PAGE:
Theoretically a great song should speak for itself, no matter how it’s been recorded. But why rely on theory? Here, we once again review more methods of mixdown, such as knowing where and when to place tracks, how even the subtlest panning or tone trimming can allow otherwise “buried” parts to emerge, and more.
What’s the Frequency?
As we’ve often discussed, understanding how different instruments interact with one another is key to successful mixing. It’s a particularly salient point for those who like to pile on the tracks—that is, the more stuff you add to the aural easel, the greater the chance for getting into tonal trouble.
For starters, try to avoid grouping parts with “clashing” frequencies. For instance, placing an acoustic guitar in the same path as a piano could result in the keyboard being “buried”; by contrast, panning the parts hard L-R not only adds focus, but also opens more space for your other tracks. You don’t have to stop there—on your next mix effort, try flopping the L-R instruments (i.e., moving your hard-right guitar left, piano right) to see if it changes the overall contrast. For that matter, you could make a “comped” master that incorporates both—say, one set of positions for the first chorus, the opposite for the second chorus (just to see if anyone notices).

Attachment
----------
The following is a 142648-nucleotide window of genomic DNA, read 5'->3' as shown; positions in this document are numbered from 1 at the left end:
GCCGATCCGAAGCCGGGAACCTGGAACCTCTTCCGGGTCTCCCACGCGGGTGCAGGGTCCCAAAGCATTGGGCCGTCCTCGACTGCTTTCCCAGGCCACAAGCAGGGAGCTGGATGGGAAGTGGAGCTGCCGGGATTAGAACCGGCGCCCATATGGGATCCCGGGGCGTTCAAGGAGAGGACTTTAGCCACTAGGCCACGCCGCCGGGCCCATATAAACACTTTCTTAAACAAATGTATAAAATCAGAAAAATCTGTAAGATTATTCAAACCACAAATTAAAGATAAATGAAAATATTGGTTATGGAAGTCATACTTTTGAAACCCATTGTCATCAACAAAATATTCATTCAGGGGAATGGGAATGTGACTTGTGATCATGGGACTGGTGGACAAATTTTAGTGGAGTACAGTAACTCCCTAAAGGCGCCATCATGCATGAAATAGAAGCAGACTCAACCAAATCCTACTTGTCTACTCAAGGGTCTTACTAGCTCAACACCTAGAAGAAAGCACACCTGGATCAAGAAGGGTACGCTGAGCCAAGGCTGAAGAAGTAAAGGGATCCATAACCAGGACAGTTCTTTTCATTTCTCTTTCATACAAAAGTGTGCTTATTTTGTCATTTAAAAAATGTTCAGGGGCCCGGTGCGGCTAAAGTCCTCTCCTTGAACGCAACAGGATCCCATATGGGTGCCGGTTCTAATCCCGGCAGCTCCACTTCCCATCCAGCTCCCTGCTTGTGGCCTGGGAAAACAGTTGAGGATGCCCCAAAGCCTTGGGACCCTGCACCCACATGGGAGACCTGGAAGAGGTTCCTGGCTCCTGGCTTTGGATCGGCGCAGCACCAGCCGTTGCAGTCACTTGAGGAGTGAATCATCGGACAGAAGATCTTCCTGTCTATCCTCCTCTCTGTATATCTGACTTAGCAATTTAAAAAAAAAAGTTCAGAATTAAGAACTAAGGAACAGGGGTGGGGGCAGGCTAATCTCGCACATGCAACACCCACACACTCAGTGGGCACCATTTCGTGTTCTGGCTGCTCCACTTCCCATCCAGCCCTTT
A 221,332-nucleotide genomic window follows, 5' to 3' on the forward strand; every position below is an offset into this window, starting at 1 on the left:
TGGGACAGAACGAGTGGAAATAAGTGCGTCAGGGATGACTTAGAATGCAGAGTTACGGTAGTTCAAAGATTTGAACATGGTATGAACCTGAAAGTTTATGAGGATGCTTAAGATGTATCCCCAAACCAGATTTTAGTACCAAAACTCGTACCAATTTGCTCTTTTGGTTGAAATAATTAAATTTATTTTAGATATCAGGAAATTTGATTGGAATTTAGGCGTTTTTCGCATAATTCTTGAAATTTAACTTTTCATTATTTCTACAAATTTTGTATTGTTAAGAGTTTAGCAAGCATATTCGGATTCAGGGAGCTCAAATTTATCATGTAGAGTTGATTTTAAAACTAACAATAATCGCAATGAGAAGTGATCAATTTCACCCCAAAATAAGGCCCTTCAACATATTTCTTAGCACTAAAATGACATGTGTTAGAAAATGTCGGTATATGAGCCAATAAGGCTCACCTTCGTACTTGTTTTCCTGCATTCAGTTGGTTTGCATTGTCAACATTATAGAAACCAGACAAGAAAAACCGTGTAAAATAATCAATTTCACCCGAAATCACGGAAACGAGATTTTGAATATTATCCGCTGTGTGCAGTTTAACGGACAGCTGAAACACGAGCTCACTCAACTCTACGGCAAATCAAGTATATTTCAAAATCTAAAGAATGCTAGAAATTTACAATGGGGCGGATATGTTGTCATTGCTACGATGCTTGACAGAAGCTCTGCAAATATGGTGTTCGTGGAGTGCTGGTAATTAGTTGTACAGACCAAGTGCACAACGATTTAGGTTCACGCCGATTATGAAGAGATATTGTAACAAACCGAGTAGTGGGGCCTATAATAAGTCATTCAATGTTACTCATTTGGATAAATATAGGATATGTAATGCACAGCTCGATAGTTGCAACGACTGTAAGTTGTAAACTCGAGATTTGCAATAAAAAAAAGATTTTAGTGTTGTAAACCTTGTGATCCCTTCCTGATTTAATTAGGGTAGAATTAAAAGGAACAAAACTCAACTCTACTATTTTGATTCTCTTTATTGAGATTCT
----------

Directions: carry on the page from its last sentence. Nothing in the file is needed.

Another method for achieving top-flight mixes: using your pan controls creatively, while also arranging the tracks in a way that affords maximum clarity. Is there a formula to help you determine what goes where? Not really, other than just planting yourself in the sweet spot and judiciously shifting the parts around at will. Rather than looking at your pan settings, try using your ears to determine which combination of sounds seems “right” as you gradually alter the positions. Depending on the number/type of instruments you’re working with, sometimes even a modest adjustment can radically alter the sound.
Nor should one always assume “default” pan plots. While some might consider it an anachronism to have anything but stereo drums, sometimes putting the kit right down the middle provides ultimate thump, especially if you’ve got loads of instrumentation elsewhere. If mono drums are too old-school for you, try to keep the spread to a minimum (to ensure the track has sufficient bottom).
Riff and Repeat
To most folks a “hook” means a catchy chorus, but there are other ways to grab the listener’s attention as well. For instance, a brief snatch of guitar or keyboard melody in between vocals or as a verse-chorus segue can itself be hook-like, especially if the lick reoccurs—to that end, simply copy the first passage, then paste it in the same spot elsewhere in the song. You can use this approach for just about anything—a few seconds of tambourine, a random vocal harmony, and so on.
Of course, there are countless other methods for ensuring your finished work is as good as it can be before it goes out the door or up online. The point being, if you’ve got something really hot in multitrack, spending a little extra energy during the mix phase will only make the end product that much better.